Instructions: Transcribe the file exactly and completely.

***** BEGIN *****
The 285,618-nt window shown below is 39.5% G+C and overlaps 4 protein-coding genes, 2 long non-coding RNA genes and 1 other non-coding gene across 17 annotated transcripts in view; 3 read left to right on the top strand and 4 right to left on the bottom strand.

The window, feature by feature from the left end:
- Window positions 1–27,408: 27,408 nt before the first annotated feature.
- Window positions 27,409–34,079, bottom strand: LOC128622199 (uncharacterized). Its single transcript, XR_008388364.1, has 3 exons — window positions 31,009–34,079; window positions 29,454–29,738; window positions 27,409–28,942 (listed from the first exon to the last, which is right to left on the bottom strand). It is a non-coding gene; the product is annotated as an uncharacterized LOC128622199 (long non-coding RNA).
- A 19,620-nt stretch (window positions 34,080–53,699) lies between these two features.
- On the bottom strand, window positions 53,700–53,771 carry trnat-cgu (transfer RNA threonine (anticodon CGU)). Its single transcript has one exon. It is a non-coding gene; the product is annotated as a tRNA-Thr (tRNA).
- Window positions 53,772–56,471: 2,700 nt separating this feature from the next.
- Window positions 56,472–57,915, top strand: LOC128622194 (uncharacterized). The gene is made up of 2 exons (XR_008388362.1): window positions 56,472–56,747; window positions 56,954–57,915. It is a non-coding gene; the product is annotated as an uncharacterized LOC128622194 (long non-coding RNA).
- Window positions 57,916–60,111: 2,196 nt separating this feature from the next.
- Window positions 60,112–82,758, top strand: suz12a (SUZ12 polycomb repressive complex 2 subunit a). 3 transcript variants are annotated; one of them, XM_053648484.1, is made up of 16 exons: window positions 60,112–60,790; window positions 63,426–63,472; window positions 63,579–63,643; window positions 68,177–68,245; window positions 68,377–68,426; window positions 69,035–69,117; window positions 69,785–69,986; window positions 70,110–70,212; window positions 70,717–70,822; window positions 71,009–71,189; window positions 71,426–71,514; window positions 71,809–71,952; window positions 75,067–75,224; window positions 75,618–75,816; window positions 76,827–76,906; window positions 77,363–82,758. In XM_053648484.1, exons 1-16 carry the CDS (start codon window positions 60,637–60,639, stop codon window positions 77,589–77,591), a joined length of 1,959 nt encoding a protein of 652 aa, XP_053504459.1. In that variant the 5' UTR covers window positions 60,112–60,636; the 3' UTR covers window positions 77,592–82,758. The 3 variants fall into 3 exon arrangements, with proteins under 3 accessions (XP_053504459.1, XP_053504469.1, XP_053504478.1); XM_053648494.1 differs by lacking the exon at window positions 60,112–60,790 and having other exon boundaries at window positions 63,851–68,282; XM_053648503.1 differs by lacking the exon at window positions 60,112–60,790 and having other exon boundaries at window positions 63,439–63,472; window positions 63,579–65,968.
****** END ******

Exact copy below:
The 285,618-nt window shown below is 39.5% G+C and overlaps 4 protein-coding genes, 2 long non-coding RNA genes and 1 other non-coding gene across 17 annotated transcripts in view; 3 read left to right on the top strand and 4 right to left on the bottom strand.

The window, feature by feature from the left end:
- Window positions 1–27,408: 27,408 nt before the first annotated feature.
- Window positions 27,409–34,079, bottom strand: LOC128622199 (uncharacterized). Its single transcript, XR_008388364.1, has 3 exons — window positions 31,009–34,079; window positions 29,454–29,738; window positions 27,409–28,942 (listed from the first exon to the last, which is right to left on the bottom strand). It is a non-coding gene; the product is annotated as an uncharacterized LOC128622199 (long non-coding RNA).
- A 19,620-nt stretch (window positions 34,080–53,699) lies between these two features.
- On the bottom strand, window positions 53,700–53,771 carry trnat-cgu (transfer RNA threonine (anticodon CGU)). Its single transcript has one exon. It is a non-coding gene; the product is annotated as a tRNA-Thr (tRNA).
- Window positions 53,772–56,471: 2,700 nt separating this feature from the next.
- Window positions 56,472–57,915, top strand: LOC128622194 (uncharacterized). The gene is made up of 2 exons (XR_008388362.1): window positions 56,472–56,747; window positions 56,954–57,915. It is a non-coding gene; the product is annotated as an uncharacterized LOC128622194 (long non-coding RNA).
- Window positions 57,916–60,111: 2,196 nt separating this feature from the next.
- Window positions 60,112–82,758, top strand: suz12a (SUZ12 polycomb repressive complex 2 subunit a). 3 transcript variants are annotated; one of them, XM_053648484.1, is made up of 16 exons: window positions 60,112–60,790; window positions 63,426–63,472; window positions 63,579–63,643; window positions 68,177–68,245; window positions 68,377–68,426; window positions 69,035–69,117; window positions 69,785–69,986; window positions 70,110–70,212; window positions 70,717–70,822; window positions 71,009–71,189; window positions 71,426–71,514; window positions 71,809–71,952; window positions 75,067–75,224; window positions 75,618–75,816; window positions 76,827–76,906; window positions 77,363–82,758. In XM_053648484.1, exons 1-16 carry the CDS (start codon window positions 60,637–60,639, stop codon window positions 77,589–77,591), a joined length of 1,959 nt encoding a protein of 652 aa, XP_053504459.1. In that variant the 5' UTR covers window positions 60,112–60,636; the 3' UTR covers window positions 77,592–82,758. The 3 variants fall into 3 exon arrangements, with proteins under 3 accessions (XP_053504459.1, XP_053504469.1, XP_053504478.1); XM_053648494.1 differs by lacking the exon at window positions 60,112–60,790 and having other exon boundaries at window positions 63,851–68,282; XM_053648503.1 differs by lacking the exon at window positions 60,112–60,790 and having other exon boundaries at window positions 63,439–63,472; window positions 63,579–65,968.